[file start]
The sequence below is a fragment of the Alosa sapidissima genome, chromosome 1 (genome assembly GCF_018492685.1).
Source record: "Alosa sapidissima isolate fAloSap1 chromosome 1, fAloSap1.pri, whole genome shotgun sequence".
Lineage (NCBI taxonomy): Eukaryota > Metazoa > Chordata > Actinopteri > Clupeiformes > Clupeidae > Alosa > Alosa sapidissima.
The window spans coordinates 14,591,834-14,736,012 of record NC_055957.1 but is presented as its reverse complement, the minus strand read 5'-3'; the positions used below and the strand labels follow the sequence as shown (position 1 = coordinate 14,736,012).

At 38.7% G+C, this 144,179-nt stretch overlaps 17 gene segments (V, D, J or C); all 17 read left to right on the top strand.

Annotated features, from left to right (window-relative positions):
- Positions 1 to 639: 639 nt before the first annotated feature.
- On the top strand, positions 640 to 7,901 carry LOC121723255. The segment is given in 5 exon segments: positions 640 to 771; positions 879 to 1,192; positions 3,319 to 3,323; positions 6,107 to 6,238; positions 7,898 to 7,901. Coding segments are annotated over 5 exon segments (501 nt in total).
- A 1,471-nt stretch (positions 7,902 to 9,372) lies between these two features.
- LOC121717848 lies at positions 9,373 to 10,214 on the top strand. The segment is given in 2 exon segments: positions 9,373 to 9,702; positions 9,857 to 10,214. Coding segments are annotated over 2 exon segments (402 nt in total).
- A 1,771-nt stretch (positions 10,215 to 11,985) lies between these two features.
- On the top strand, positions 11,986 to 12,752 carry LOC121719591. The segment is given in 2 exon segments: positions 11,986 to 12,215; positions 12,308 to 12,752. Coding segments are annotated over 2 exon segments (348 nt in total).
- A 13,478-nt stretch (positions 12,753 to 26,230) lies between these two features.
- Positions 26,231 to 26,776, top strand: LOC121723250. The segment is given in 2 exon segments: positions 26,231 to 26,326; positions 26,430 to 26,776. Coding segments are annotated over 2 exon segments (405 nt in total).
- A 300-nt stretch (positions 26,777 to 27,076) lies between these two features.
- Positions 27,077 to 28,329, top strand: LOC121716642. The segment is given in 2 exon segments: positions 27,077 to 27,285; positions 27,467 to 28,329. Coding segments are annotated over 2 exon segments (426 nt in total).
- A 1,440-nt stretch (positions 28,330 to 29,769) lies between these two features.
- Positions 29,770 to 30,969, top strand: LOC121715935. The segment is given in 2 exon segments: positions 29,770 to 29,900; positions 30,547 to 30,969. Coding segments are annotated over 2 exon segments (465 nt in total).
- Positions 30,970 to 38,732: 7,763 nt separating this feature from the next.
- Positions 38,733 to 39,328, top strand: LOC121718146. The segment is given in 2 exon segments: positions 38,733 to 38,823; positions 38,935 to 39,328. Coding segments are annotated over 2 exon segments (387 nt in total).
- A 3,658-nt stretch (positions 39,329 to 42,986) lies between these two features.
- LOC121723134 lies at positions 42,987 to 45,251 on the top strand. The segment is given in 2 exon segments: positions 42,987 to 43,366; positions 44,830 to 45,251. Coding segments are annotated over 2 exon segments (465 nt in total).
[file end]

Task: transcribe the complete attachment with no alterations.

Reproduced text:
The sequence below is a fragment of the Alosa sapidissima genome, chromosome 1 (genome assembly GCF_018492685.1).
Source record: "Alosa sapidissima isolate fAloSap1 chromosome 1, fAloSap1.pri, whole genome shotgun sequence".
Lineage (NCBI taxonomy): Eukaryota > Metazoa > Chordata > Actinopteri > Clupeiformes > Clupeidae > Alosa > Alosa sapidissima.
The window spans coordinates 14,591,834-14,736,012 of record NC_055957.1 but is presented as its reverse complement, the minus strand read 5'-3'; the positions used below and the strand labels follow the sequence as shown (position 1 = coordinate 14,736,012).

At 38.7% G+C, this 144,179-nt stretch overlaps 17 gene segments (V, D, J or C); all 17 read left to right on the top strand.

Annotated features, from left to right (window-relative positions):
- Positions 1 to 639: 639 nt before the first annotated feature.
- On the top strand, positions 640 to 7,901 carry LOC121723255. The segment is given in 5 exon segments: positions 640 to 771; positions 879 to 1,192; positions 3,319 to 3,323; positions 6,107 to 6,238; positions 7,898 to 7,901. Coding segments are annotated over 5 exon segments (501 nt in total).
- A 1,471-nt stretch (positions 7,902 to 9,372) lies between these two features.
- LOC121717848 lies at positions 9,373 to 10,214 on the top strand. The segment is given in 2 exon segments: positions 9,373 to 9,702; positions 9,857 to 10,214. Coding segments are annotated over 2 exon segments (402 nt in total).
- A 1,771-nt stretch (positions 10,215 to 11,985) lies between these two features.
- On the top strand, positions 11,986 to 12,752 carry LOC121719591. The segment is given in 2 exon segments: positions 11,986 to 12,215; positions 12,308 to 12,752. Coding segments are annotated over 2 exon segments (348 nt in total).
- A 13,478-nt stretch (positions 12,753 to 26,230) lies between these two features.
- Positions 26,231 to 26,776, top strand: LOC121723250. The segment is given in 2 exon segments: positions 26,231 to 26,326; positions 26,430 to 26,776. Coding segments are annotated over 2 exon segments (405 nt in total).
- A 300-nt stretch (positions 26,777 to 27,076) lies between these two features.
- Positions 27,077 to 28,329, top strand: LOC121716642. The segment is given in 2 exon segments: positions 27,077 to 27,285; positions 27,467 to 28,329. Coding segments are annotated over 2 exon segments (426 nt in total).
- A 1,440-nt stretch (positions 28,330 to 29,769) lies between these two features.
- Positions 29,770 to 30,969, top strand: LOC121715935. The segment is given in 2 exon segments: positions 29,770 to 29,900; positions 30,547 to 30,969. Coding segments are annotated over 2 exon segments (465 nt in total).
- Positions 30,970 to 38,732: 7,763 nt separating this feature from the next.
- Positions 38,733 to 39,328, top strand: LOC121718146. The segment is given in 2 exon segments: positions 38,733 to 38,823; positions 38,935 to 39,328. Coding segments are annotated over 2 exon segments (387 nt in total).
- A 3,658-nt stretch (positions 39,329 to 42,986) lies between these two features.
- LOC121723134 lies at positions 42,987 to 45,251 on the top strand. The segment is given in 2 exon segments: positions 42,987 to 43,366; positions 44,830 to 45,251. Coding segments are annotated over 2 exon segments (465 nt in total).